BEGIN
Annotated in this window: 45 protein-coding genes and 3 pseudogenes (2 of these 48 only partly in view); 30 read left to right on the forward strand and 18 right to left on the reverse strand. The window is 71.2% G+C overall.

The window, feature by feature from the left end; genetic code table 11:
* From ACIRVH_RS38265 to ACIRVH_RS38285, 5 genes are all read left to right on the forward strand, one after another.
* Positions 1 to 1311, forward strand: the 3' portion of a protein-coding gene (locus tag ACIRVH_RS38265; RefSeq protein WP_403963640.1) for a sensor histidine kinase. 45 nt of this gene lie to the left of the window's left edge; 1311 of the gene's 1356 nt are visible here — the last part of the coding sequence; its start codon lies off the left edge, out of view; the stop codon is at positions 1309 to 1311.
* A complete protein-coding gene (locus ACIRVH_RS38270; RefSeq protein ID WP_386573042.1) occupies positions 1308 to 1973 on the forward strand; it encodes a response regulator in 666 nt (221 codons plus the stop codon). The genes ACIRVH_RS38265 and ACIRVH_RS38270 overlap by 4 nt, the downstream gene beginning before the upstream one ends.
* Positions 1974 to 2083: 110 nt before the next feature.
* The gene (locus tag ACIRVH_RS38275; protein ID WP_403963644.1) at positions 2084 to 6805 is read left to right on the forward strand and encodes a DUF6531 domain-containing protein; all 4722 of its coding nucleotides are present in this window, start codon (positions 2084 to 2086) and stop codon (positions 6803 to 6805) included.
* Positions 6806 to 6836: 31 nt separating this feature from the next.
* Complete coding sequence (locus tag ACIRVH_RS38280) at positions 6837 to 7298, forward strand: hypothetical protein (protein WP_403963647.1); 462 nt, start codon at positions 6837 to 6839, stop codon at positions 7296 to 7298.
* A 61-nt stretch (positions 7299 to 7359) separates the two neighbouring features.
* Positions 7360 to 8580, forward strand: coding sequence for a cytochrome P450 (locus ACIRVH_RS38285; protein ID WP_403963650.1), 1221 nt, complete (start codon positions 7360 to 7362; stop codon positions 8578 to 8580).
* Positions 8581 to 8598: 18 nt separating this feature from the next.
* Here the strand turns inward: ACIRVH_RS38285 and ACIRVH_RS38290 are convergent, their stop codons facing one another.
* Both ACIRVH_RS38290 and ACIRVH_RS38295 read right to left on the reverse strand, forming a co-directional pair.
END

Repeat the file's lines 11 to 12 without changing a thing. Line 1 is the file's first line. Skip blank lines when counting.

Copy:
* Positions 7360 to 8580, forward strand: coding sequence for a cytochrome P450 (locus ACIRVH_RS38285; protein ID WP_403963650.1), 1221 nt, complete (start codon positions 7360 to 7362; stop codon positions 8578 to 8580).
* Positions 8581 to 8598: 18 nt separating this feature from the next.